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Tougher maritime law in the offing; bill placed in JS

  • Published at 12:16 pm September 16th, 2021
parliament National BUdget FY2020-21_11.06.2020
File photo of a session underway in Bangladesh Parliament PID

The Bill proposed a maximum of three years imprisonment or a monetary fine of a minimum Tk2crore and a maximum Tk5crore for maritime pollution

UNB

The Territorial Waters and Maritime Zones (Amendment) Act, 2021 was placed in Parliament on Thursday to make it a more time-befitting one so that evolving issues can be dealt with properly.

The proposed law will establish Bangladesh’s sovereignty over its maritime boundary which will facilitate search and extraction of marine resources.

Foreign Minister AK Abdul Momen initiated the Bill and was sent to the respective parliamentary standing committee for deeper scrutiny. 

The committee was asked to submit its report within 45 days.

The previous law, which was enacted in 1974, needed to be amended amid the evolving situation.

The Bill proposed a maximum of three years imprisonment or a monetary fine of a minimum Tk2crore and a maximum Tk5crore for maritime pollution.

Previously the punishment was one-year imprisonment and Tk 5,000 fine in the previous law.


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The new draft also includes a provision for the punishment for offences in Exclusive Economic Zone, Continental Shelf and Contiguous Zone.

The provisions of video, photo, electronic records have also been included as evidence in proving the offences and incidents in the sea as the witness of most of the offences are not found in the alien nature of crimes.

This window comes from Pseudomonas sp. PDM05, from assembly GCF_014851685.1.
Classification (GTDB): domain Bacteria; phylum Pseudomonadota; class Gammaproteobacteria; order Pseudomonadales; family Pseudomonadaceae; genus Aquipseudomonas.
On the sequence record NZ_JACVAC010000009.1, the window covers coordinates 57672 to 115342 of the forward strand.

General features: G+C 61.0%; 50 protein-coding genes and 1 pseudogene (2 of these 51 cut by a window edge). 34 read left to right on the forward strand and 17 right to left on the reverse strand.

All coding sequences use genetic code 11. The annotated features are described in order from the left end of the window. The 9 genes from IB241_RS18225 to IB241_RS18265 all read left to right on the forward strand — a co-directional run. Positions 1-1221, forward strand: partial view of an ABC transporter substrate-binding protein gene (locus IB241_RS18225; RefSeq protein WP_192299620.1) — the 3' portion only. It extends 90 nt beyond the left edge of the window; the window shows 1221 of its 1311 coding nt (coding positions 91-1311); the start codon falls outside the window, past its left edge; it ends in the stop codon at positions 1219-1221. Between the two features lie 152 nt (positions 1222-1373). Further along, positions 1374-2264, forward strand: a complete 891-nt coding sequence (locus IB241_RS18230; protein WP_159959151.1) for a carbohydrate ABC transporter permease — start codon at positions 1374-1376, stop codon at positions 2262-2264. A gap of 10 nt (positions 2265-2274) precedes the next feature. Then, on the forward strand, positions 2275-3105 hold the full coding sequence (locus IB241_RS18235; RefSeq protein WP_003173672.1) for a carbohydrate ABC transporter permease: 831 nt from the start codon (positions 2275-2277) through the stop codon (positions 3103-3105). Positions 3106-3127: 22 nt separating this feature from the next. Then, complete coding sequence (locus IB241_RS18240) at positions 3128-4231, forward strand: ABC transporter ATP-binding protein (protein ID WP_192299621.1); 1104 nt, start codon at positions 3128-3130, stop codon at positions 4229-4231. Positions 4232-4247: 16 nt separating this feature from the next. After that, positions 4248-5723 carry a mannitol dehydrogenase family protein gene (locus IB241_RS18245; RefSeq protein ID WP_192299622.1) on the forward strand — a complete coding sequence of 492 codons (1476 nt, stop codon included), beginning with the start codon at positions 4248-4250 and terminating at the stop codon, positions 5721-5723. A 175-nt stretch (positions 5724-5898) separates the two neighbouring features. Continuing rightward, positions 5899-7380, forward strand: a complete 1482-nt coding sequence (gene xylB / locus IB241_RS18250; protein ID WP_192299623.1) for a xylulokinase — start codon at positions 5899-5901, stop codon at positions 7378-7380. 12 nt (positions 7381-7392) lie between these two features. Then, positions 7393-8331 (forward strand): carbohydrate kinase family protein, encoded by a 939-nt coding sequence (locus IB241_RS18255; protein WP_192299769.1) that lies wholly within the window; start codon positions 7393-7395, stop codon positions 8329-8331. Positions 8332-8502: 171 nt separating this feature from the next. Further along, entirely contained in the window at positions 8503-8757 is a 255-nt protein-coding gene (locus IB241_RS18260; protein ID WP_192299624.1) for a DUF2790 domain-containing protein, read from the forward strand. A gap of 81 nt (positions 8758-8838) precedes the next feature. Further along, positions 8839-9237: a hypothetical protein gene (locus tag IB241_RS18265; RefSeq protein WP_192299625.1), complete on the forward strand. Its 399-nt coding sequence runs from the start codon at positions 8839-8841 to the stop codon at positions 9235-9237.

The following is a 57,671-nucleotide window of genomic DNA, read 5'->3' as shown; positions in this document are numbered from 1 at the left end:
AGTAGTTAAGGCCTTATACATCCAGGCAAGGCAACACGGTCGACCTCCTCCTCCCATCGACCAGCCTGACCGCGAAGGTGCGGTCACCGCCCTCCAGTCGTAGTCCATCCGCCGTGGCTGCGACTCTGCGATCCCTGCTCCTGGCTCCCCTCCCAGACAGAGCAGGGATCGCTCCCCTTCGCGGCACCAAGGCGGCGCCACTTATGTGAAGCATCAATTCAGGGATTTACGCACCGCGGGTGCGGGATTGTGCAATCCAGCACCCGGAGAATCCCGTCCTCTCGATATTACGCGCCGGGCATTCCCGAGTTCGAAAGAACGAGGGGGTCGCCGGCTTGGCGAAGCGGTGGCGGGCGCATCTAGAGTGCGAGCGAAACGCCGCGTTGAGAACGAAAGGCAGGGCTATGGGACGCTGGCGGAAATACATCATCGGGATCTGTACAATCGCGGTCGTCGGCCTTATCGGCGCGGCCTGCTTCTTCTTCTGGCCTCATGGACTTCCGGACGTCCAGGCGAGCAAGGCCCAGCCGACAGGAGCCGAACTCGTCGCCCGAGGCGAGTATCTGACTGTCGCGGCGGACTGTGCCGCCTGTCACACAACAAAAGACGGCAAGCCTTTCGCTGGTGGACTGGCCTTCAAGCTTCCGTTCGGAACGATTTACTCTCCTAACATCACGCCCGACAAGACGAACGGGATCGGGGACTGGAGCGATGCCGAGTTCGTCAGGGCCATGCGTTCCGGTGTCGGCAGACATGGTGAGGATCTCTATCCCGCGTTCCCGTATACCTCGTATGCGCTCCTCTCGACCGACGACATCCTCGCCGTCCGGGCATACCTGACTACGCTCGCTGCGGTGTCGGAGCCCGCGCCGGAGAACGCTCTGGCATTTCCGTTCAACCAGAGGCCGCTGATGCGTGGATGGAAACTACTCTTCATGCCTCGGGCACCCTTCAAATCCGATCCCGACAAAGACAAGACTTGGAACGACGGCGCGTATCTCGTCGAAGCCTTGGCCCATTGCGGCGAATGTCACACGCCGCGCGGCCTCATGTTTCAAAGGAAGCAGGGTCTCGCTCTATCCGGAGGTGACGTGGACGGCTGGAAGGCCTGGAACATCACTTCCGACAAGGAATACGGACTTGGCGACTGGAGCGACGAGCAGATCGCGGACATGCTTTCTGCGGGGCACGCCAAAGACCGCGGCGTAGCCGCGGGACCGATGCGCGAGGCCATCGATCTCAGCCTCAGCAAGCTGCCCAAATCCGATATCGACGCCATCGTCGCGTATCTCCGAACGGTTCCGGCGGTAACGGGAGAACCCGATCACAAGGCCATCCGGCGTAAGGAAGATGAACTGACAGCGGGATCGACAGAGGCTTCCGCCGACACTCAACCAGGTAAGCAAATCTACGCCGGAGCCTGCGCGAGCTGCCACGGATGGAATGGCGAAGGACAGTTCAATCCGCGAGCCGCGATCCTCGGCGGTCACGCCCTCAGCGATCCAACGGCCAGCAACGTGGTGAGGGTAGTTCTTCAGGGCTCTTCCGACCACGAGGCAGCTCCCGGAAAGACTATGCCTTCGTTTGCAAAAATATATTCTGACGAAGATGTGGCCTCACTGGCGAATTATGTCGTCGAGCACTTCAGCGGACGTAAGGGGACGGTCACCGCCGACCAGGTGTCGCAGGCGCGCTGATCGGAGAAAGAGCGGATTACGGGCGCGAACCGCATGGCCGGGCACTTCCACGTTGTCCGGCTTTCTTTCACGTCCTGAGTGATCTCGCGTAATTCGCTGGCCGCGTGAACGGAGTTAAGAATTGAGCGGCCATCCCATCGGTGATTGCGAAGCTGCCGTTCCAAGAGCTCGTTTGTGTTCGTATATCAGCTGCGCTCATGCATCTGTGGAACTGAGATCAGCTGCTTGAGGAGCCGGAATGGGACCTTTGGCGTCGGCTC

Thirty-five new sections have been incorporated in the proposed law, including the provision of criminal jurisdiction and civil jurisdiction in the entry of foreign vessels and submarines into Bangladesh maritime boundary.

It defines remotely operated underwater vehicles, autonomous underwater vehicles, and unmanned underwater vehicles.

The Bill extended the boundary of the contiguous zone, which is a band of water extending farther from the outer edge of the territorial sea to up to 24 nautical miles from the baseline to 24 miles from 18 miles.

The Economic Zone is replaced by the exclusive economic zone. This has been done in line with the definition of the United Nations Convention on the Law of the Sea (Unclos) to establish absolute sovereignty over the marine boundary and its assets.

Under UNCLOS-1982, all coastal countries are granted the sovereign right to a stretch of the sea extending 200 nautical miles beyond their coast, which is known as an exclusive economic zone.

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